HOME PAGE PURCHASE FLAGS you are here -- The Mashantucket Pequot Nation CONTACT DONALD HEALY
Don Healy's
NATIVE AMERICAN FLAGS

The Mashantucket Pequot Nation

The Pequot indians have been residents of southern New England for centuries. They frequently fought the neighboring Niantics and Narragansets for control of territory. According to the Encyclopedia of Native American Tribes, that is how they got their name - Pequot or Pequod means "Destroyers" (ENAT, 184-185). If this name sounds familiar, the boat in Herman Melville's novel "Moby Dick" is the "Pequod", a fitting name when one knows this particular translation! BUT - this is incorrect according to Mr. Arthur Henick of the Public Relations Office of the Mashantucket Pequot Tribal Nation. The name Mashantucket Pequot means “People of the Much Wooded Land”, a theme reflected in their flag and seal.

The Pequot resented the increasing presence of British colonists in New England in the early 1600s. War finally broke out between the British and the Pequots in 1636 (Ibid). Just prior to the war, one group of Pequot that opposed the war broke off from the main tribe under the leader Uncas and became the Mohegan.

Under great chief Sassacus, the rest of the Pequot nation took up arms against the British, starting with the killing of coastal trader John Oldham. Massachusetts Bay Colony sent forces under John Endicott to avenge Mr. Oldham's death. The forces under Endicott were not to concerned who they attacked, first invading Block Island and massacring and burning the villages of Narraganset Indians. After that, they sailed to the mainland of Connecticut and burned several Pequot villages and killing one warrior. The mantel of revenge now covered the Pequot. They conducted a series of raids culminating with the death of nine colonials at the settlement of Wethersfield in Connecticut.

The English mounted a major effort against the Pequots after that, forming alliances with the Narraganset, the Mohegan and the Niantics. They attacked Sassacus' village and set fire to it. Anyone trying to escape was shot. Those who stayed in the village died in the fire - mostly women and children. Over 600 Pequot died that day. A handful of Pequot escaped, including Sassacus.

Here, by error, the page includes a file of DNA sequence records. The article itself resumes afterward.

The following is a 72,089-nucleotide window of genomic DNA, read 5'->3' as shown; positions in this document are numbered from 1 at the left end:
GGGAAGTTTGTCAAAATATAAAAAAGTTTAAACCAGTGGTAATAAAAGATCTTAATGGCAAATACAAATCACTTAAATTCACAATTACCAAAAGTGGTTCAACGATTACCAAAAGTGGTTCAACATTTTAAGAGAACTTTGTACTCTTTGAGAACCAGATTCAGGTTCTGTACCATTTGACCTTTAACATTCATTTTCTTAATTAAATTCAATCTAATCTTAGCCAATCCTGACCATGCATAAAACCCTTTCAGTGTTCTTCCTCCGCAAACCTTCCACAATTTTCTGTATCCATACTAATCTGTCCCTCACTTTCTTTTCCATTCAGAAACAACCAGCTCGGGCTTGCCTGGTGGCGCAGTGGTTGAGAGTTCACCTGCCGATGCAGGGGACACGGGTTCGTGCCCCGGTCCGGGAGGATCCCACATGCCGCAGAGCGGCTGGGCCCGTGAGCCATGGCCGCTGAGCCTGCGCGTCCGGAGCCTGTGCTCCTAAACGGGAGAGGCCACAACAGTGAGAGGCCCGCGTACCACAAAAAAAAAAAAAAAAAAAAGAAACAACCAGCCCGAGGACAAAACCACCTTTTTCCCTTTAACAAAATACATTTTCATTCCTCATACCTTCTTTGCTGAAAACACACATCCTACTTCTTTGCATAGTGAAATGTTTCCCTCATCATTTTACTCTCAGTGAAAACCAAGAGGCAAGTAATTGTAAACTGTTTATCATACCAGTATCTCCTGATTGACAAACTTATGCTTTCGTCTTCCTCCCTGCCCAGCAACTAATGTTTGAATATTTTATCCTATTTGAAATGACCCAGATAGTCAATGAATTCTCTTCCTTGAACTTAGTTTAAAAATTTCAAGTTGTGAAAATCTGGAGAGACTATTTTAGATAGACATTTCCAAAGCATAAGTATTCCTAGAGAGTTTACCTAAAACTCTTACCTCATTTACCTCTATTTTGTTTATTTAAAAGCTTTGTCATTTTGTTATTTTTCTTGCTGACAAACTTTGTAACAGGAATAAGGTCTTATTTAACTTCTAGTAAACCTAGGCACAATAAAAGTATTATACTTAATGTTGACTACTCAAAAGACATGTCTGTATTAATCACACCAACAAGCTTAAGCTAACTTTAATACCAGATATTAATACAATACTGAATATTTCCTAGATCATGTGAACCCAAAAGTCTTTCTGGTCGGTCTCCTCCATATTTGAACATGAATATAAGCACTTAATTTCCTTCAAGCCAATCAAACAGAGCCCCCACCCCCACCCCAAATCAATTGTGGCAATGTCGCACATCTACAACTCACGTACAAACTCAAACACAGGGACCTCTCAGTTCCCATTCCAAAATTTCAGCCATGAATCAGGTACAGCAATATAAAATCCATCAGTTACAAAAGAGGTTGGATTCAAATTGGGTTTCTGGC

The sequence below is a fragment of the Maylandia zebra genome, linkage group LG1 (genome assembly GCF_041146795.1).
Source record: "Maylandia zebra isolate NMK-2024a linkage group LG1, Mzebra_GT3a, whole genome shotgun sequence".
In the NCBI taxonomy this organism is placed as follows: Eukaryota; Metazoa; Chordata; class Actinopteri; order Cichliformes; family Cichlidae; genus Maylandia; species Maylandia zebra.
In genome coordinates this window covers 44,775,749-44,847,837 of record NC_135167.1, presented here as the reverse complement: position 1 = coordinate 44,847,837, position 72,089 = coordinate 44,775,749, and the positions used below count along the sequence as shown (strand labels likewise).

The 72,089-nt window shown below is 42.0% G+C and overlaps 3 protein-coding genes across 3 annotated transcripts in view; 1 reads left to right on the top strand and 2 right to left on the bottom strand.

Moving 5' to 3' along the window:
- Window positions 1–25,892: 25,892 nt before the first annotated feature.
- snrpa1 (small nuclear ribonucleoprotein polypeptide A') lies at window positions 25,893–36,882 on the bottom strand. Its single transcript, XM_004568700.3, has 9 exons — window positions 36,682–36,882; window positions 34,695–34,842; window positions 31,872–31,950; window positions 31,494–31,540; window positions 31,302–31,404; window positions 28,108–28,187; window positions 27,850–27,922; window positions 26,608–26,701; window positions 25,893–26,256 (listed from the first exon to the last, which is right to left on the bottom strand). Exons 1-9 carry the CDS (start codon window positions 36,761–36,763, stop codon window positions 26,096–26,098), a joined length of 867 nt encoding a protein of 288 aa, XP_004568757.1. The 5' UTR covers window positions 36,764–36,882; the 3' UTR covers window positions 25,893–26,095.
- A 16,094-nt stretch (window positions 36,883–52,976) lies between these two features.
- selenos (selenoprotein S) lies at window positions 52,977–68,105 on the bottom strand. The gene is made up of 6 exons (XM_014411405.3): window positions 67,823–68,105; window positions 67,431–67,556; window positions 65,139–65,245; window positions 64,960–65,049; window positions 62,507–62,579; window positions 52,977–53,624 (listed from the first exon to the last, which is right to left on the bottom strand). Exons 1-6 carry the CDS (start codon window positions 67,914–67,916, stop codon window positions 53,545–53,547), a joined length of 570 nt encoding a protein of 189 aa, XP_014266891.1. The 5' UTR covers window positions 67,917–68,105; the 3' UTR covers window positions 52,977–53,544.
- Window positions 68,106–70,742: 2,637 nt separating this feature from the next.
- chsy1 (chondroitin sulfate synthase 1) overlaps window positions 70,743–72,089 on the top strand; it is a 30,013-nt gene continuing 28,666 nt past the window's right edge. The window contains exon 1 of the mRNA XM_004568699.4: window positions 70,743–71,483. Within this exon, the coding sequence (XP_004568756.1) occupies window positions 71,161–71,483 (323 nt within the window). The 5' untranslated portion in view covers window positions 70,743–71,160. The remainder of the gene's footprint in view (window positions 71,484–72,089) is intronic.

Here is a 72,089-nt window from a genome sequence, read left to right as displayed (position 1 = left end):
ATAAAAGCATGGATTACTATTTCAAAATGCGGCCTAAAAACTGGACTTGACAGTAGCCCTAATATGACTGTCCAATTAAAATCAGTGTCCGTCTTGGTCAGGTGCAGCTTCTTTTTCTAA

They fled first to nearby swamps, later to the lands of the Mohawk. To prove to the British they were not a part of the "Pequot War", the Mohawk beheaded Sassacusand many others were sold into slavery or given to the Mohegan and other allied tribes as slaves.

In 1655, Pequot slaves were freed and they settled along the Mystic River in easternmost Connecticut. Today the Pequot still live in that region. The Reservation of the Mashantucket Pequots is just a few miles north of the town of Mystic, Connecticut.

The Mashantucket Pequot are possibly the most successful Indian nation in the United States. Their revenue from the huge gambling casino complex, estimated at between $600 million and $900 million annually a decade ago, afforded the Pequots the ability to donate $10 million to the Smithsonian Museum in Washington for the development of the "Museum of the American Indian" in New York City. This gift, in 1994, was the largest donation ever received by the Smithsonian for that project (How a Decimated Tribe Turned to Casino Profits", The Times, Trenton, NJ, Mar. 19, 1995).

In early 1995, the Mashantucket Pequot warned the State of Connecticut that if it passed a law permitting gambling casinos in the state beyond those on reservations, the Pequot would consider it a breach of the treaty Connecticut concluded with them. The Pequot warned that if that treaty were broken, they would feel no longer obligated to donate to the State of Connecticut the $200 million currently funneled from the Pequot casinos into the Connecticut treasury. The situation was resolved amicably. Today, the 700 plus members still contribute greatly to the financial well being of the “Nutmeg State”.

The seal of the Mashantucket Pequot is round ("The Mashantucket Pequot", pamphlet, undated). It bears a prominent knoll upon which a lone tree is silhouetted against a green-blue sky. The knoll and tree represents "Mashantucket", the "much wooded land" where the Pequot used to hunt and where they kept their identity alive for hundreds of years. In front of the tree appears a fox, in white. In their native language, the Pequot are known as "the Fox People". The combination give name to the casino and entertainment complex situated on their reservation - Foxwood. On the black knoll is the sign of Robin Cassasinnamon, the Masantucket Pequot's first leader after the massacre at Mystic Fort in 1637.

The seal appears on a white background when used as a flag. The flag also appears with a series of seven short vertical lines and six sets of thre horizontal lines alternating across the top and bottom of the banner. When this motif appears, it is usually in the turquoise color used as a background of the seal.

Thanks to Mr. Arthur Henick of the Public Relations Office of the Mashantucket Pequot Tribal Nation for verifying the information in this article.

Don Healy, Bisbee, Az 85603